Courtesy---John DeShazier/Times-Picayune

Some things can't be quantified with numbers.

We can log tackles, assists, fumbles caused and recovered, interceptions and return yards -- especially, for Darren Sharper, interceptions and return yards.

But charting confidence? Registering swagger? Placing a number on comfort?

Those don't register on a sheet, only in the mind. And there's no doubt that the New Orleans Saints' defense has more of all of them and is in a better mental state when Sharper is playing.

Now, in fairness, New Orleans' defense wasn't muddling along as the free safety missed the first six games while on the physically unable to perform list, recovering from offseason knee surgery.

Standout defense has been the Saints' lone constant this season entering the bye week, and it bailed out the team when the offense struggled and the special teams were pedestrian.

Even while playing musical defensive backs -- along with Sharper, starting cornerbacks Jabari Greer and Tracy Porter have missed time, and backup Randall Gay is out for the season -- the Saints (6-3) have been better defensively this season than they were last season.

And last season's unit was good enough to help the team win the Super Bowl.

But it's undeniable that Sharper adds a certain pizzazz, that the guy just seems to have a sixth sense, that more often than not he knows where to be in order to make a play.

On Halloween night in host New Orleans' 20-10 victory over Pittsburgh, it was appropriate that when linebacker Marvin Mitchell stripped the ball from Steelers tight end Heath Miller after a 25-yard catch and run in the fourth quarter -- with the Steelers driving to tie the score at 13 with a field goal or take a 17-13 lead with a touchdown -- the ball popped into the hands of a charging Sharper, who plucked it out of the air and returned it 11 yards as if it was a pitch intended for him.

On Sunday, it seemed just about right that he delivered the concussive blow -- literally -- to Carolina running back Jonathan Stewart in the first quarter. Linebacker Jonathan Vilma was credited with the fumble that led to a touchdown and 7-3 lead in the 34-3 road win, but Sharper was responsible for knocking out one of the Panthers' few offensive threats (Stewart didn't play again) and contributing to a second game-changing turnover in as many weeks.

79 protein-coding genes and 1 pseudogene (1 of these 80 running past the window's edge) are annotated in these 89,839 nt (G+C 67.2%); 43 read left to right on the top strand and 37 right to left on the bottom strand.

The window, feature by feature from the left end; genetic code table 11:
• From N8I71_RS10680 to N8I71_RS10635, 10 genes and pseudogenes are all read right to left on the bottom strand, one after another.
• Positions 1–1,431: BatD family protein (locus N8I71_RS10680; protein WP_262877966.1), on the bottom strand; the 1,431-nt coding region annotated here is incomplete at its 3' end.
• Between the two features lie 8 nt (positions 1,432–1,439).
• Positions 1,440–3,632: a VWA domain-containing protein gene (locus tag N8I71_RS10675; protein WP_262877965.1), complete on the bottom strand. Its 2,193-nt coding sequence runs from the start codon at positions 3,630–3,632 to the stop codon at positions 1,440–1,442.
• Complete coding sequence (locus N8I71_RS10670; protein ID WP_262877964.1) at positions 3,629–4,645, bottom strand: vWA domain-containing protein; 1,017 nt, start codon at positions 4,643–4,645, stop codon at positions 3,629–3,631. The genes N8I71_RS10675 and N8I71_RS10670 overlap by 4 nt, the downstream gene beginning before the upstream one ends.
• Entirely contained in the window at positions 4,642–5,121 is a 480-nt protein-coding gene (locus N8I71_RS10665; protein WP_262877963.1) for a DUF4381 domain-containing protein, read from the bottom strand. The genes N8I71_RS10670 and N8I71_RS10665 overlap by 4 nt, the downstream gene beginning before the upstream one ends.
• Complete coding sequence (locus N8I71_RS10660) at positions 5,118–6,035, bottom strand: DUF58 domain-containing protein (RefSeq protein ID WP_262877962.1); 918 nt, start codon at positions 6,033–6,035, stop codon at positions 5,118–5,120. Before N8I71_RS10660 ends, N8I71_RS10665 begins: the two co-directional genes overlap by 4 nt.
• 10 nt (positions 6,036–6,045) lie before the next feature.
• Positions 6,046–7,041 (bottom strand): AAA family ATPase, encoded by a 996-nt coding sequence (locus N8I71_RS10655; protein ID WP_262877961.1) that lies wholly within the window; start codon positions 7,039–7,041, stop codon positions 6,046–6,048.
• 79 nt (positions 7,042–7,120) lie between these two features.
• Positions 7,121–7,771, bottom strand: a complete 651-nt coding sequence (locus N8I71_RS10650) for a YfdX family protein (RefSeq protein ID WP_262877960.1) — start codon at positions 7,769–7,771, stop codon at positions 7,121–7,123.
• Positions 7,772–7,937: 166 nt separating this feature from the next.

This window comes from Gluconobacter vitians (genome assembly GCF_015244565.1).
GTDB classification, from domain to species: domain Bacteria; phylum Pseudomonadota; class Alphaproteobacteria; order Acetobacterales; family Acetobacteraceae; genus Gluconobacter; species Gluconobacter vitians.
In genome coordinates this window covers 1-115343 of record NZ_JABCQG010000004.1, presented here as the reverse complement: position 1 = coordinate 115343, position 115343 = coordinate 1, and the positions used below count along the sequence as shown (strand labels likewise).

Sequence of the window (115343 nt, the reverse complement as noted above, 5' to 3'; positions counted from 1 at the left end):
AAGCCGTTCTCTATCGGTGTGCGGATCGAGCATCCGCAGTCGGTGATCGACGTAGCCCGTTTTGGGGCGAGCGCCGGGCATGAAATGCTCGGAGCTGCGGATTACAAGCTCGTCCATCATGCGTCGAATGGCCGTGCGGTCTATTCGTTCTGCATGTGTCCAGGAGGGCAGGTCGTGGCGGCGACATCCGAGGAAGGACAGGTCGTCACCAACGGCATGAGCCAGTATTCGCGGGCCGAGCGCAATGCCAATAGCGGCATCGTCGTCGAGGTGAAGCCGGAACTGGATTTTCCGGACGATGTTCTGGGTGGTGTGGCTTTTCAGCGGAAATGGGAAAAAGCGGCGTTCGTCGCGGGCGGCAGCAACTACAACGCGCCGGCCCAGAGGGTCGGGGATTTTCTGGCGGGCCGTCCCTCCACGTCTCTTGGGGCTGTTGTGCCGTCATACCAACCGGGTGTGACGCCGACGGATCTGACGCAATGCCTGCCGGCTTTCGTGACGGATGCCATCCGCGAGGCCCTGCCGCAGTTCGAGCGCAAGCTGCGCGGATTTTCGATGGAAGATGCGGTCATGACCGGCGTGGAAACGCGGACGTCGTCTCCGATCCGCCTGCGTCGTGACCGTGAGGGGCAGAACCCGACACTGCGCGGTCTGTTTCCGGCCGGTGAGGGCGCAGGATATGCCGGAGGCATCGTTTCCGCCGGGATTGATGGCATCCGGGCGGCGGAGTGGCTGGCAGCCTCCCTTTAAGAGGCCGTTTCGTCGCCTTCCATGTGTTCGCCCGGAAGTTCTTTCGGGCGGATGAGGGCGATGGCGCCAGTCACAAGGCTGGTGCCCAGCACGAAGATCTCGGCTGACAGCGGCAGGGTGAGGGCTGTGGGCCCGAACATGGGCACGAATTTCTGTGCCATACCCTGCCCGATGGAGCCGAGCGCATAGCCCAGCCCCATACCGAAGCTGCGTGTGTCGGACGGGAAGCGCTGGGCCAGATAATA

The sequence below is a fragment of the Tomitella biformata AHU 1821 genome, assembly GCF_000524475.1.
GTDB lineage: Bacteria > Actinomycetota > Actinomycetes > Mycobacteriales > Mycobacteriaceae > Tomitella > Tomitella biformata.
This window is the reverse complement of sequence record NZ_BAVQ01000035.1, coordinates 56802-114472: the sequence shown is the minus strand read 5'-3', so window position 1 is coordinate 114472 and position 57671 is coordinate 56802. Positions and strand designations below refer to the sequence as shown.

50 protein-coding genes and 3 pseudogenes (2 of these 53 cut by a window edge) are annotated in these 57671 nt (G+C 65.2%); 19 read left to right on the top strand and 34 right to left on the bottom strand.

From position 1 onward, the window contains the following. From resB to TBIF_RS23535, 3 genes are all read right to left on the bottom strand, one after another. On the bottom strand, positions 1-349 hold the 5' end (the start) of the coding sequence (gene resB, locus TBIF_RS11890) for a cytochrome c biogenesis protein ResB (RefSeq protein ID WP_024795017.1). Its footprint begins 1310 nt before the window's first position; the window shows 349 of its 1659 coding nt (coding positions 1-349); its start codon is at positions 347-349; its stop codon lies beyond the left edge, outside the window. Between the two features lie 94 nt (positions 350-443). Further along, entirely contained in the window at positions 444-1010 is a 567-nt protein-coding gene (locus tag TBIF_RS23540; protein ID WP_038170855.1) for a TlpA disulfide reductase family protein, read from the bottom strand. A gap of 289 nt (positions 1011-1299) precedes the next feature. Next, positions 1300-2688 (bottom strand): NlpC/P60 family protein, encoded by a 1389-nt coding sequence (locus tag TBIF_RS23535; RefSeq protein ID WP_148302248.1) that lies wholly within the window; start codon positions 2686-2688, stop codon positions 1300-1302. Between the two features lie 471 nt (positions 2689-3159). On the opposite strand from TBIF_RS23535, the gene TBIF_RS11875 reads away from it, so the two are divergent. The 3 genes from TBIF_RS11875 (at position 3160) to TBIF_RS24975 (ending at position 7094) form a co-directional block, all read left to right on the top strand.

Not bad work for a 35-year-old who was playing in his third game this season and only has been on the field part time.

"When you see the hit, the end result is that the ball comes out, " said New Orleans Coach Sean Payton, who challenged the play after officials didn't rule a fumble and had the call reversed. "The trick with the challenge is that you have to have evidence that you recovered it.

"In other words, the angle might show that it was a fumble, but if the angle doesn't show that you recovered it, they're not going to give you the ball. We felt like we had a couple of angles that showed that, but I would say Darren Sharper had a lot to do with that (fumble)."

Sharper has had plenty to do with creating turnovers since he joined the Saints.

His record-breaking 2009 season -- nine interceptions for an NFL single-season record 376 return yards and a team single-season record three touchdown returns -- set an unimaginably high bar. Obviously, he wasn't going to approach it by missing the first six games and then working his way back into the groove.

But the veteran vowed that the Saints would be a better team when players got healthy. So far, nothing has happened to cast doubt on that.

Sure, Malcolm Jenkins played about as well as could be expected in Sharper's absence. The Saints won't be destitute at the position when Sharper is gone.

But, too, it's a good thing Jenkins is capable of playing cornerback. That versatility allows him to stay on the field, and it creates a space for Sharper's playmaking skills.

"It would be more challenging if Malcolm played only free safety, but Malcolm can play in the nickel over the slot, " Payton said. "He can go out and play corner. He can still play free (safety) in the base and give Darren snaps off.

"I think the key is just monitoring the pitch count for Darren and making sure that he's healthy and fresh. I think the position flexibility in the secondary, specifically with Malcolm, makes for a good fit for Darren and what he's doing. (Sharper) can give us red zone snaps at nickel safety, snaps at free safety. He played a little bit more (Sunday) in the base (defense), and that's a good thing."

It's always a good thing when Sharper is on the field, and it probably will be even better when he's 100 percent.

In addition to recovery from the knee surgery, he injured his hamstring against Carolina. That one is expected to be healed in time for Sharper to play against the Seattle Seahawks on Nov. 21 at the Superdome.

"Yes, he's close (to rounding into form), " Payton said. "Forget the hamstring for a second. I think you could see he had a jump on one or two balls (against Carolina) that weren't thrown, but were very close to being thrown, and I think it's coming. I think if you asked him he'd say he feels pretty good.

"Obviously, he missed training camp, so you start trying to look at weeks back. But I think if it's not 100 percent, I think he's close to it."

That's a number we can understand. The other things that Sharper adds aren't nearly as quantifiable but are just as tangible.